Nationalized systems like the NHS? Great in concept, until a conservative government gets into power and slashes budgets. Why? Same reason- the market space is artificial, needs government intervention (regulatory, financial and operational) and no one really thinks about it until it's expensive.

Honestly, if you want to see a 'perfect private' system IMO, look at CA. As long as transport is the reimbursed part of EMS, staffing the transport vehicle as cheaply as possible makes a boatload of sense; even if one 'only' bills at a BLS rate for everything, you'll still profit off of your EMTs and their labor and there's not a massive demand for 'more' or 'better' training, medicine or equipment coming out of their budgets. This could even result in higher pay for the EMTs. Conversely, the 'expensive' parts of EMS- the high-cost capital, the medications, the expensive-to-train-and-retain paramedics- can be offloaded onto the taxpayers as a whole, and operated at a loss.
 

Qulevrius

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Paying for the privilege to provide service is a racket. The county should be praying you.

Their biggest shortcoming was management... Poor management that was disconnected and disinterested in the employees.
In major urban areas, this is the norm. The privates are tearing each other apart for a chance to push gurneys for county/municipal FDs, because these always pay for transports (however little). Otherwise, it’s tearing each other apart for hospital contracts, with the hospitals twisting their hands with lowball fees. It’s a supply vs demand thing.

As for the management, that’s a chronic, systemic issue. No investment is made in bettering the management, as long as they can bully the employee into submission. And the bigger the company, the worse it is.
 

Bullets

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>>Money: Drives the employees nuts that they always want to make money, but little rule about business: They need to make money to stay in business.
If they don't make money they can't pay people, they can't buy fuel, they can't repair trucks, they can't buy new or new used equipment. They can't stay in business.
This is the biggest issue i try and get my staff to understand. Would i pay them all $22/hr? Sure, but they also want new trucks with every whizz bang gizmo, power lift everything, Lucas devices, electric combi tools, new toughbooks, new radios, ect. Which do i spend my money on?
 

FirstResponder

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In major urban areas, this is the norm. The privates are tearing each other apart for a chance to push gurneys for county/municipal FDs, because these always pay for transports (however little). Otherwise, it’s tearing each other apart for hospital contracts, with the hospitals twisting their hands with lowball fees. It’s a supply vs demand thing.

As for the management, that’s a chronic, systemic issue. No investment is made in bettering the management, as long as they can bully the employee into submission. And the bigger the company, the worse it is.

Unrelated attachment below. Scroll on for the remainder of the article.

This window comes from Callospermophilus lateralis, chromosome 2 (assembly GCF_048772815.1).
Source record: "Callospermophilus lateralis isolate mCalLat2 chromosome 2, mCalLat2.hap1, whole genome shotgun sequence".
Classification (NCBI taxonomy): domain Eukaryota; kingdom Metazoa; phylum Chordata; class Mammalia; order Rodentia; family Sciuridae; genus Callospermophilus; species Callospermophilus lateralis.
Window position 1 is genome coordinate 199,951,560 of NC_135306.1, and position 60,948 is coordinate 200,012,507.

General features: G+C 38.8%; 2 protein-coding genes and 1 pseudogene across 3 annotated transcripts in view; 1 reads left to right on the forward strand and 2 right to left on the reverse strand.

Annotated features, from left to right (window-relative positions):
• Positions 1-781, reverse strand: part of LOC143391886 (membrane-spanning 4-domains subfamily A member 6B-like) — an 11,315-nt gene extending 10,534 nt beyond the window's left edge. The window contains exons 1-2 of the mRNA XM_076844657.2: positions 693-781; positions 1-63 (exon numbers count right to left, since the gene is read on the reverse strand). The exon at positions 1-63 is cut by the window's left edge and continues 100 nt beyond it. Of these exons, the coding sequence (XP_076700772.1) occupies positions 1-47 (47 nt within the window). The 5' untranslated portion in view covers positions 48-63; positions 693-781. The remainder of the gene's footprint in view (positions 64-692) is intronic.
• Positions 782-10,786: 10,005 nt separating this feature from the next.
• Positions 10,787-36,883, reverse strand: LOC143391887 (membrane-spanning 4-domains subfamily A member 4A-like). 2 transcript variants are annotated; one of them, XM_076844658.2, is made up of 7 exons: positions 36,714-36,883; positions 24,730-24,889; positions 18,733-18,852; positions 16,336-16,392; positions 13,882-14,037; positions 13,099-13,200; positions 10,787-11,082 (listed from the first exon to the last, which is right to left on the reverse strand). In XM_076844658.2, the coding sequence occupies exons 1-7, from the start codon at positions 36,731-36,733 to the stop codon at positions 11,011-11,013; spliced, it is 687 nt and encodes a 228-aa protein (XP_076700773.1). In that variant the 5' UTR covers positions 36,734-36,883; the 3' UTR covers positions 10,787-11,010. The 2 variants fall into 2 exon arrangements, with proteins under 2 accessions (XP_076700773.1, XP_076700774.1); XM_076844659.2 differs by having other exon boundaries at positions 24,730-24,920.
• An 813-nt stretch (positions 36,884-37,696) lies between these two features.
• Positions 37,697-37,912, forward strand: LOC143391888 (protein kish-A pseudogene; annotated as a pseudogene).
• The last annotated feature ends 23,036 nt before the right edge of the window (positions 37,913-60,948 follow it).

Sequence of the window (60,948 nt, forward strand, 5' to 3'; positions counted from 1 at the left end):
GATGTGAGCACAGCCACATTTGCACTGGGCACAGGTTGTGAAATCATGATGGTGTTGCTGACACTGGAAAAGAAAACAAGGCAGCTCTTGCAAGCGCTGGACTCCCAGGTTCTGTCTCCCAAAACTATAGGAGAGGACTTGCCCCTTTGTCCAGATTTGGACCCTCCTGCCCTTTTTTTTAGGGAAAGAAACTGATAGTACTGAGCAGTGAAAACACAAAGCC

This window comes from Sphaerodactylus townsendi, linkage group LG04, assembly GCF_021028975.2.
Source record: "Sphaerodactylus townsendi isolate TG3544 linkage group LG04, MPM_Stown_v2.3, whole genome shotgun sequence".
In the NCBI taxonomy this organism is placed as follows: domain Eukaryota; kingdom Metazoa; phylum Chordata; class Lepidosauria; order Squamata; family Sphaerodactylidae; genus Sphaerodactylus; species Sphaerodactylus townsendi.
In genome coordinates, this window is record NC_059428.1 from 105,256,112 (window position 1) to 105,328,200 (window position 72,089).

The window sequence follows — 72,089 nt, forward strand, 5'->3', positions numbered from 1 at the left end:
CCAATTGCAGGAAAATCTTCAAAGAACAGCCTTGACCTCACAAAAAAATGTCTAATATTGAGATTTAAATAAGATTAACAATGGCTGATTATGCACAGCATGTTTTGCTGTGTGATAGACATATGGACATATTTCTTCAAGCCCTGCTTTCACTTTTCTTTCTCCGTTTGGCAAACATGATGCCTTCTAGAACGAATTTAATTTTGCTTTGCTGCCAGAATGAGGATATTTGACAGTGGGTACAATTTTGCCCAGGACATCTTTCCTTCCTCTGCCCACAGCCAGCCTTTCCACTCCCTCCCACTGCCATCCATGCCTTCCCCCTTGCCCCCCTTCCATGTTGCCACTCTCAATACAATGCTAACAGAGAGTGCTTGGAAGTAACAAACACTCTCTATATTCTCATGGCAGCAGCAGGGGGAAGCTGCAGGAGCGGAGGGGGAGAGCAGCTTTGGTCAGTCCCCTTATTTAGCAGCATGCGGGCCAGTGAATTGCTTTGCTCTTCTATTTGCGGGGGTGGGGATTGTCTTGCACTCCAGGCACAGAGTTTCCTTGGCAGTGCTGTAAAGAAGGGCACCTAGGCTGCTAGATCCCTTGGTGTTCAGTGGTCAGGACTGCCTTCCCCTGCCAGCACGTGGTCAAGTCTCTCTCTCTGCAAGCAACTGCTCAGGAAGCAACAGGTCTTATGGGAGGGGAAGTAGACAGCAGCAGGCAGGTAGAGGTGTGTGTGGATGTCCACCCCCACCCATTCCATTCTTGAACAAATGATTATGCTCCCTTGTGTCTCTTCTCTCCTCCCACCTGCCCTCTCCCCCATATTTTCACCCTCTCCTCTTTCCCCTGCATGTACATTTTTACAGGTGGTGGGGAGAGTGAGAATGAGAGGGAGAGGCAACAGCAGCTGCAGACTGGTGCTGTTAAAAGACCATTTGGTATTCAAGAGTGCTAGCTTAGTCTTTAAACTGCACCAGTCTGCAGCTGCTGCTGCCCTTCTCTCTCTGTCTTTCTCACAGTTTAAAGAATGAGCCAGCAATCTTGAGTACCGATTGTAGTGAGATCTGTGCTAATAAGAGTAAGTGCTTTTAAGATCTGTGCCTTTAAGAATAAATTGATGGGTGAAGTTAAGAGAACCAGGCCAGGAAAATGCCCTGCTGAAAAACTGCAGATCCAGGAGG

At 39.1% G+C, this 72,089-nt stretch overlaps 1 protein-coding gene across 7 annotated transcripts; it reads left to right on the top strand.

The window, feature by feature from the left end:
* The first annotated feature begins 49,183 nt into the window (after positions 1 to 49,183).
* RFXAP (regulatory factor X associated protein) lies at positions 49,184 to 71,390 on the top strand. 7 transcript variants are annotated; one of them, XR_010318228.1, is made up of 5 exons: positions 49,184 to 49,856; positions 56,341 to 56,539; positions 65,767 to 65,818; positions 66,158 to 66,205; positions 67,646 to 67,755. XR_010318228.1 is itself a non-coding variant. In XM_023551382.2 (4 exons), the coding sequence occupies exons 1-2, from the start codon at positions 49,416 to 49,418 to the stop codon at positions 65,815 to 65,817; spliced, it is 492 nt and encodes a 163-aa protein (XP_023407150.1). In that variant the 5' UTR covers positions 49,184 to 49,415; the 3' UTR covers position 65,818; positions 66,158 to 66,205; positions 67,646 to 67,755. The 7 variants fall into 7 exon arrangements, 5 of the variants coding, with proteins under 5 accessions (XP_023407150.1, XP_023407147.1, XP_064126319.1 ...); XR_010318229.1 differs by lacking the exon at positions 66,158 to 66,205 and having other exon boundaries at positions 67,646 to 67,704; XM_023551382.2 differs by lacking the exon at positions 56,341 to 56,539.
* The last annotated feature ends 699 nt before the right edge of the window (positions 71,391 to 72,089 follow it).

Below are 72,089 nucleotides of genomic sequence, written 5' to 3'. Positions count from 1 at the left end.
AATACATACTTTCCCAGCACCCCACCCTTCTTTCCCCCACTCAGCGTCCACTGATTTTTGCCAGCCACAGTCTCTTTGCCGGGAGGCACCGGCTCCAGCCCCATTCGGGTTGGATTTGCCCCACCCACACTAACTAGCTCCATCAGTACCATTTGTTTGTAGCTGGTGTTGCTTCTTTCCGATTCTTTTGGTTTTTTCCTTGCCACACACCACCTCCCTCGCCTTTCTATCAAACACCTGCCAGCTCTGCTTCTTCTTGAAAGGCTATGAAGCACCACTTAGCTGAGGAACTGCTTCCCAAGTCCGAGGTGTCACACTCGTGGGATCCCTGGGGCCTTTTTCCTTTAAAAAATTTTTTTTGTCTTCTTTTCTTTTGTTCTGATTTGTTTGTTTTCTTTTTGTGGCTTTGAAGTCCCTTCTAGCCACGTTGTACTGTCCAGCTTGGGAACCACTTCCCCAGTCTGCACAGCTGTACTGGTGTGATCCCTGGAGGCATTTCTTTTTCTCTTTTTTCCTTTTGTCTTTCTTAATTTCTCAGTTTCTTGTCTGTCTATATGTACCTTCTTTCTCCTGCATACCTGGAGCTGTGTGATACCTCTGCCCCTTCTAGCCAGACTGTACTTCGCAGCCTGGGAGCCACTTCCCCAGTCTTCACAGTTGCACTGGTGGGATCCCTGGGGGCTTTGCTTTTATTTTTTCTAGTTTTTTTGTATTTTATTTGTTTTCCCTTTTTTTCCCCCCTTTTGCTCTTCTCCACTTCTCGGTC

unfortunately that's usually the case
 

Phillyrube

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I worked for a hospital based EMS service, only 5 trucks, but we doubled as ED techs, emergency management and MCI. We had just started doing community medicine, following up on 'problem' patients, documenting failures to followup or fill prescriptions. Contracted with a couple other local companies plus that alphabet soup agency to do transports. Main reason the hospital kept us was, it's cheaper to turf a patient than keep him in a floor bed for another day. I did some of the billing and it cost the hospital $200 more per patient with another agency. Hospital sold the trucks and noname took it over this past spring.

Now, we bragged we hired the best, and I think we did. All experienced ALS and CC techs, mostly from local FDs part time. As hospital employees, when we went to the floor, and the charge is trying to get paperwork together for 3 transfers, and the call bells are going off, we'd jump in and work until we got our patient. Change beds, change patients, do whatever it took so the staff could finish up the process so we could leave. Floor nurses really appreciated it. We worked there, it was courtesy. Private agencies would just stand around complaining it was taking too long, playing with their phones or raiding the fridge in the staff lounge. Lots of documented complaints.

With the takeover, it has really gotten worse. With the usual staff shortages on the floors, a few extra hands to help out are no longer there.
Seems nurses don't forget a face, so when certain crews would hit the floor, it took an amazingly long time to get their stuff ready. It was that way before, but amazingly we'd be shuffled to the head of the line.

Is this right? Probably not, but human nature is human nature. Many years of working with nurses told me never to mess with them.